Husky dog

If you have a dog that’s getting old, you probably know that he needs different care than when he was younger. As dogs age, just like people their health care and nutritional needs change. They may start to experience a range of problems that affect their bones, eyesight and hearing.

Joint and Muscle Pain

Dogs can experience more joint and muscle pain as they age due to loss of muscle strength and bone density. Just like senior people, senior dogs are more prone to degenerative diseases. Painful conditions like tendonitis and arthritis affect many senior dogs, especially as they become less active. You may notice that your dog isn’t able to walk as far on outdoor walks or find a comfortable sleeping position. He may have trouble climbing stairs, getting into the car, or simply getting up after laying down for a while. Many dogs who are experiencing joint and muscle pain can benefit from cetyl m for dogs, a natural dietary supplement that can help joint pain.

Eyesight

Many dogs develop cataracts that cause vision impairment or vision loss as they age. Certain breeds are more prone to cataracts due to eye color and sensitivity to strong UV rays which may damage pupils. If you notice that your dog’s eyes look hazy or glazed over, he may be developing cataracts. Senior people get cataracts too, but new laser technology has made cataract treatment for people much more manageable and affordable. Unfortunately, treatment for cataracts in dogs has not progressed as quickly, and treatment is not affordable for most dog owners. Depending on location and type of treatment, cataract surgery on dogs can cost as much as $5,000 per eye.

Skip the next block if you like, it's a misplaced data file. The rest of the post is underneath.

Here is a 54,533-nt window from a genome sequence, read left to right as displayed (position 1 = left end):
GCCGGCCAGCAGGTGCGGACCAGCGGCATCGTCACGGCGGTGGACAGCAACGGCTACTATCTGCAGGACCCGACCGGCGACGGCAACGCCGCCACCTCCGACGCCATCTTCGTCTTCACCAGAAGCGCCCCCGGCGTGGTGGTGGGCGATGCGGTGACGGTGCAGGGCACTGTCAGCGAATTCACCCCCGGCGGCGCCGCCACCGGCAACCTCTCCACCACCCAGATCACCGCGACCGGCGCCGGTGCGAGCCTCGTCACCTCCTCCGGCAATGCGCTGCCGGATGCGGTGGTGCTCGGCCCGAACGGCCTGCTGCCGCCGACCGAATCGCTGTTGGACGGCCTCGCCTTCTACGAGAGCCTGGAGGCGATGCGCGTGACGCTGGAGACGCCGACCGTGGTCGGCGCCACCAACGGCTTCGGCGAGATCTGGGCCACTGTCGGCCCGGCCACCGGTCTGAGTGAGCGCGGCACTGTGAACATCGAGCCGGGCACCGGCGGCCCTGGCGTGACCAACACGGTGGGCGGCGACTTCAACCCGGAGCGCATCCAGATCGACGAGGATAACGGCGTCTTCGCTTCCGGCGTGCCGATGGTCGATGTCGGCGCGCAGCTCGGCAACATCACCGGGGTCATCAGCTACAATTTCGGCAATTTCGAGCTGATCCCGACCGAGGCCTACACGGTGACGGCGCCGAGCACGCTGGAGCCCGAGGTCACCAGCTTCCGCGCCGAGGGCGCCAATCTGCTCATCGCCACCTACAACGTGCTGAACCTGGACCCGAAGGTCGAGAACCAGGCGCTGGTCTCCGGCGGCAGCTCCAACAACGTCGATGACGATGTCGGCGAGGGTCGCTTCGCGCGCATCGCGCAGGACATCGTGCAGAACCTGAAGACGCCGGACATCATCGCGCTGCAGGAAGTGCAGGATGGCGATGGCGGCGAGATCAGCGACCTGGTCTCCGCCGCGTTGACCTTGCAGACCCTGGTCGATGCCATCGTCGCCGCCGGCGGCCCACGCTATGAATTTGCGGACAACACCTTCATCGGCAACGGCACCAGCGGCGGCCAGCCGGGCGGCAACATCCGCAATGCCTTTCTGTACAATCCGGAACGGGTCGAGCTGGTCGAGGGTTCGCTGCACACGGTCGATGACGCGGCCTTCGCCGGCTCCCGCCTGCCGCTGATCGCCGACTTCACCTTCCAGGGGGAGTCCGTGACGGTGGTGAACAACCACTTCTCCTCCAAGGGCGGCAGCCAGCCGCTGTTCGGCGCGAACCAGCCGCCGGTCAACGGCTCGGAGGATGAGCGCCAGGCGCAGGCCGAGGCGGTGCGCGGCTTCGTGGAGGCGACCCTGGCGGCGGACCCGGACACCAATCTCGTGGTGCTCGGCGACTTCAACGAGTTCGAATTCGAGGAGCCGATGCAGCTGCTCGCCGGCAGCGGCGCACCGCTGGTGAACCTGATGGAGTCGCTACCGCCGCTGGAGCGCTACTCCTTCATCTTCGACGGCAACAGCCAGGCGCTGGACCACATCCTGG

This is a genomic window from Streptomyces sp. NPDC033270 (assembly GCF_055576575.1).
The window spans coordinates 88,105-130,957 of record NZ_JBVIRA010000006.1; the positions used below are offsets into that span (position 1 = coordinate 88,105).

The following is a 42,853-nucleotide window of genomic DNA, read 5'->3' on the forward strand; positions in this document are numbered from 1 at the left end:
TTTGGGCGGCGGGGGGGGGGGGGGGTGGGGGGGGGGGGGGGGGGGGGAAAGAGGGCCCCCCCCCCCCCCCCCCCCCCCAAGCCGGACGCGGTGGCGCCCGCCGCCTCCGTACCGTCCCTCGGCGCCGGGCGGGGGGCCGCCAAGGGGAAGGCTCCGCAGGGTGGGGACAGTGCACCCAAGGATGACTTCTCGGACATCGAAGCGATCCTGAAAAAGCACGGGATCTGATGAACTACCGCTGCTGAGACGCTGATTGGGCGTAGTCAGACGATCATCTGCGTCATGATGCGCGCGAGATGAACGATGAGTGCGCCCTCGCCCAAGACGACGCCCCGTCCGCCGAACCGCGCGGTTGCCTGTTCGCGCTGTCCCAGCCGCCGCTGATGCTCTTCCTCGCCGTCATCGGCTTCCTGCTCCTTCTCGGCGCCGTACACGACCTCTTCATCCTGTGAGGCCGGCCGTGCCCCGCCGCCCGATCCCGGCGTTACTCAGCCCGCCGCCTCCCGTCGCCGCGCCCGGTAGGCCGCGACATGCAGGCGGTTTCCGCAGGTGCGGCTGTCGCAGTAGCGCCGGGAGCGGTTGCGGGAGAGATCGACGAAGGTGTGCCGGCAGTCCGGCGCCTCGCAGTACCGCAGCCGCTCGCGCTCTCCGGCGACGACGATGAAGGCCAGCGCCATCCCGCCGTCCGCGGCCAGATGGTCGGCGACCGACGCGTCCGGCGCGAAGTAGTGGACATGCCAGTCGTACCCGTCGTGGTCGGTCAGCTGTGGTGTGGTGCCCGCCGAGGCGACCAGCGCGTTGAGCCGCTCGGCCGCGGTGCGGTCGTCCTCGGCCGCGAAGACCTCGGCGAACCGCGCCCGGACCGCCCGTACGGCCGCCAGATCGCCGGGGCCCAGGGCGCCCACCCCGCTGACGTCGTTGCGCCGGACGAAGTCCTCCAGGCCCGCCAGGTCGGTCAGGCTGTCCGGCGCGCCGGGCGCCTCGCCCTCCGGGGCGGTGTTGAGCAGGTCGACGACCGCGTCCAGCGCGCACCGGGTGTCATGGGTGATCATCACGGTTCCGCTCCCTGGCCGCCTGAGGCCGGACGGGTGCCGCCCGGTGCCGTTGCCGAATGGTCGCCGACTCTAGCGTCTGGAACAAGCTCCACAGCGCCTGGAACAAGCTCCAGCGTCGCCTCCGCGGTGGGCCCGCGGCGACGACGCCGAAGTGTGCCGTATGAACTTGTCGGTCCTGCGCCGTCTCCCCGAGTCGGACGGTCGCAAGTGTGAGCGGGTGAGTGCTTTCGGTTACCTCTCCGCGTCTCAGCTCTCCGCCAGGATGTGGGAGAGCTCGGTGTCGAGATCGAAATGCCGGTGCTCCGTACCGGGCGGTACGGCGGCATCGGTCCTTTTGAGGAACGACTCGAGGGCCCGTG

Hearing

As a dog ages, hearing can diminish in one or both ears. You may notice that your dog doesn’t respond when you call him or looks in the opposite direction when you do. If hearing loss only affects one ear, he will still hear sounds in his good ear, but it will be hard to distinguish where the sound is coming from. He may look in the opposite direction of the sound if it’s in the direction of his deaf ear. Dogs experience hearing loss for many of the same reasons that people do. Common reasons that dogs lose their hearing include inflammation or infection in the ear canal, wax buildup, ear mites, exposure to certain drugs, noise or head trauma, and old age.